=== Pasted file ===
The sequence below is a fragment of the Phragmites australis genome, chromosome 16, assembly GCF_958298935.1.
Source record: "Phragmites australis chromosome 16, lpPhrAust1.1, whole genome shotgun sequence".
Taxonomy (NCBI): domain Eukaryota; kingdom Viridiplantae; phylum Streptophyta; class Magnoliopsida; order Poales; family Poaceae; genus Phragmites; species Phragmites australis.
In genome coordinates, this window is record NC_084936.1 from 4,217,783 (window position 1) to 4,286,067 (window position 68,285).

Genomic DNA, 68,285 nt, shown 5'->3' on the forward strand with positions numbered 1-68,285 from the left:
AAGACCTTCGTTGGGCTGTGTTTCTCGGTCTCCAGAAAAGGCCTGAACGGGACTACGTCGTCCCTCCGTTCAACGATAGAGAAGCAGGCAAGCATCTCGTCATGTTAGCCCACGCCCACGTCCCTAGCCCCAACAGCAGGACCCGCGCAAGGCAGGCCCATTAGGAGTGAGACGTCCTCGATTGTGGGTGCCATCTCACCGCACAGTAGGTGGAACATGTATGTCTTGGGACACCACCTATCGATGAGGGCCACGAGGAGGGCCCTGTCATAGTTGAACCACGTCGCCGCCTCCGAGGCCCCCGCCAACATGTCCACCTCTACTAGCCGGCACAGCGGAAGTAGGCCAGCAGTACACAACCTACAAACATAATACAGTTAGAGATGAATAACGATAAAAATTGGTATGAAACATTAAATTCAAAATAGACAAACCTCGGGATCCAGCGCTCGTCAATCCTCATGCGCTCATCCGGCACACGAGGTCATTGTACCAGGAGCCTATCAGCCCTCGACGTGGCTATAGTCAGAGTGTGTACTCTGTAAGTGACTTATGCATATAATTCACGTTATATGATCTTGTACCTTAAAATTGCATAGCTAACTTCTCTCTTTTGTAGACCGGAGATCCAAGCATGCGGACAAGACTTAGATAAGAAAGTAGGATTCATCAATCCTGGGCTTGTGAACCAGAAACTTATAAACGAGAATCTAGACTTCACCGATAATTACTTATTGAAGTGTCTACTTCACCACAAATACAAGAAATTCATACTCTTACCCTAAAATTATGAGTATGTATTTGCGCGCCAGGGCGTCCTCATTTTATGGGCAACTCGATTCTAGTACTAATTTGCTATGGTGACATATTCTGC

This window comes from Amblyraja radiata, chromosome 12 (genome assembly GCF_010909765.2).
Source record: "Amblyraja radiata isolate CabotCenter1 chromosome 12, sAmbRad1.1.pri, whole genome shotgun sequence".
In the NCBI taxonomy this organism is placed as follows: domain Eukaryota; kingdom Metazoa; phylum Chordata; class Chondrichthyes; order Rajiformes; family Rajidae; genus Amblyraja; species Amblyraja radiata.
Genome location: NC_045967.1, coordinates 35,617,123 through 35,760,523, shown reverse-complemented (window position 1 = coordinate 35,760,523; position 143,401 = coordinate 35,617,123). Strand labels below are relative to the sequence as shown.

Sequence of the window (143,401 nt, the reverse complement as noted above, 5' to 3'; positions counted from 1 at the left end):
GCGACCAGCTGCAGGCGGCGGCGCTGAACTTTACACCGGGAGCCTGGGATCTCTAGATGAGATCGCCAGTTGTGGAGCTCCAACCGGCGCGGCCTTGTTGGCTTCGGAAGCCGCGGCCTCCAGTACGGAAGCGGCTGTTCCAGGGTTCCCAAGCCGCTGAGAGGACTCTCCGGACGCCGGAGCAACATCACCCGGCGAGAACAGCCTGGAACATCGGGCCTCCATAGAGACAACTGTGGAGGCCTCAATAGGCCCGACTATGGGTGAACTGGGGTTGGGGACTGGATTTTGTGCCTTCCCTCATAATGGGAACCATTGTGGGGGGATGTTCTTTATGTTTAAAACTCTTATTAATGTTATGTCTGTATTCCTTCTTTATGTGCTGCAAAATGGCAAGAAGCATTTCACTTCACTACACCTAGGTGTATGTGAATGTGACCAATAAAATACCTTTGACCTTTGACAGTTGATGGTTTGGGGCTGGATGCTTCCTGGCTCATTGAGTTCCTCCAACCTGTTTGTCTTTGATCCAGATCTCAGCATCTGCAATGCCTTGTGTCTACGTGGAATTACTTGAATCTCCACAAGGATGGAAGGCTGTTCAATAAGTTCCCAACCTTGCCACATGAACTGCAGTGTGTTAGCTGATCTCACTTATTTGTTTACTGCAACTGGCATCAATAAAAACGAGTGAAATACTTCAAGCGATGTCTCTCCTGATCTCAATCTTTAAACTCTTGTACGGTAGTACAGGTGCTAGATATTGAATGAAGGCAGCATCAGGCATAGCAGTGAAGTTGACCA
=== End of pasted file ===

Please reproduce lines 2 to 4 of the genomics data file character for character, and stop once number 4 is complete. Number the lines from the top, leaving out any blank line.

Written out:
Source record: "Phragmites australis chromosome 16, lpPhrAust1.1, whole genome shotgun sequence".
Taxonomy (NCBI): domain Eukaryota; kingdom Viridiplantae; phylum Streptophyta; class Magnoliopsida; order Poales; family Poaceae; genus Phragmites; species Phragmites australis.
In genome coordinates, this window is record NC_084936.1 from 4,217,783 (window position 1) to 4,286,067 (window position 68,285).